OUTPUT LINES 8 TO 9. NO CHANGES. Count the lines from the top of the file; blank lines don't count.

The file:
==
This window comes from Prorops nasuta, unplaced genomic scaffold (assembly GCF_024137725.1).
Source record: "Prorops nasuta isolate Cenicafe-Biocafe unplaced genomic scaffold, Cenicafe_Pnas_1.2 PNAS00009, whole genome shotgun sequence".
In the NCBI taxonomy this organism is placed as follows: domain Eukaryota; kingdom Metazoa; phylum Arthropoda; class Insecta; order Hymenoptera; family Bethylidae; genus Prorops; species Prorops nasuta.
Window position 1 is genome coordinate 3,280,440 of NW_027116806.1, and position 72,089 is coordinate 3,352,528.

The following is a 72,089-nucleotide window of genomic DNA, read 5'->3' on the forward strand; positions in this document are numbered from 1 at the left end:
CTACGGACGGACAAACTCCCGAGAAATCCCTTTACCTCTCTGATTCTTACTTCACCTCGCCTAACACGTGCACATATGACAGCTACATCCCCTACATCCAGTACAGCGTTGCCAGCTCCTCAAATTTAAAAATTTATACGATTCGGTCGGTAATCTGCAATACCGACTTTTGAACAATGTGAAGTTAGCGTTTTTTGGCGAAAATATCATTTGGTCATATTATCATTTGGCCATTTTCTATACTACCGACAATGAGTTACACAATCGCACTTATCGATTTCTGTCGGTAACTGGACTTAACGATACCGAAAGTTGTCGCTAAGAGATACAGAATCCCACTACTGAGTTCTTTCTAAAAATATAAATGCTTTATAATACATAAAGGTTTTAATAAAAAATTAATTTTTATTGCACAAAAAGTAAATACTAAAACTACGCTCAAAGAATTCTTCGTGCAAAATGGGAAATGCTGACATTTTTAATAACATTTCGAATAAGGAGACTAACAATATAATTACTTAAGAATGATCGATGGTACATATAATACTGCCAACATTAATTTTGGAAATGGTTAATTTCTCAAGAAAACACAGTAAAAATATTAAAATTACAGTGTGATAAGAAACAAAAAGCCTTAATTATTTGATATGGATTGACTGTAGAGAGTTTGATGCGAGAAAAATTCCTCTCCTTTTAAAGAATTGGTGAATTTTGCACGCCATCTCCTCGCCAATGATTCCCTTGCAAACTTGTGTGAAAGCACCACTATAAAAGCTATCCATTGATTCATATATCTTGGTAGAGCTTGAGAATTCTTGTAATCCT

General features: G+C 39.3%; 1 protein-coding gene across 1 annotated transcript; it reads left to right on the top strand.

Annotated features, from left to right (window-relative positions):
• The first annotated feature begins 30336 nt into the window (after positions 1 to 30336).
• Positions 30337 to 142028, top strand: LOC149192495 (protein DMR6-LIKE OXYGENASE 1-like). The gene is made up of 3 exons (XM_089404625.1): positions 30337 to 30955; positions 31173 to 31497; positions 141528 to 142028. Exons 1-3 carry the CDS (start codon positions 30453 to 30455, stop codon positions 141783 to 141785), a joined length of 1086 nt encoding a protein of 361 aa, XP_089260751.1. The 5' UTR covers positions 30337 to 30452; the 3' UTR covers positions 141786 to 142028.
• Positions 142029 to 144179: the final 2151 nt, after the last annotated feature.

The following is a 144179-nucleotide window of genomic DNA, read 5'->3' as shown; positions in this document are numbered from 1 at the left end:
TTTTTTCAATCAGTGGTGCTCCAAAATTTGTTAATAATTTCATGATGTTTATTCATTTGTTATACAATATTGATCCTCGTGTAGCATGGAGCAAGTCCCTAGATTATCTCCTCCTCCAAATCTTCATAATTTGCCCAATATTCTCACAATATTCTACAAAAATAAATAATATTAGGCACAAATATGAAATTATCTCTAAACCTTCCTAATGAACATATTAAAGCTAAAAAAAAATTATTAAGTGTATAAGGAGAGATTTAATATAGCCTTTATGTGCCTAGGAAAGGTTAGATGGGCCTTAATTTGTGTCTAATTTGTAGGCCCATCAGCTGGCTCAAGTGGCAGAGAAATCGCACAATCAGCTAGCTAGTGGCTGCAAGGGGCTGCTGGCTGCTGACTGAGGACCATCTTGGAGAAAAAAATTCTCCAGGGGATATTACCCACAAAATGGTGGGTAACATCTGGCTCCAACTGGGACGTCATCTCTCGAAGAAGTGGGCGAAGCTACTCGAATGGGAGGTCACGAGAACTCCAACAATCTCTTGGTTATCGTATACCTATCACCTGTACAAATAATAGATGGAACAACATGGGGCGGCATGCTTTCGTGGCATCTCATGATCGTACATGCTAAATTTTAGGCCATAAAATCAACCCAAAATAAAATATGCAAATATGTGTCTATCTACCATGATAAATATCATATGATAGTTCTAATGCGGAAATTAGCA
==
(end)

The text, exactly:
Annotated features, from left to right (window-relative positions):
• The first annotated feature begins 30336 nt into the window (after positions 1 to 30336).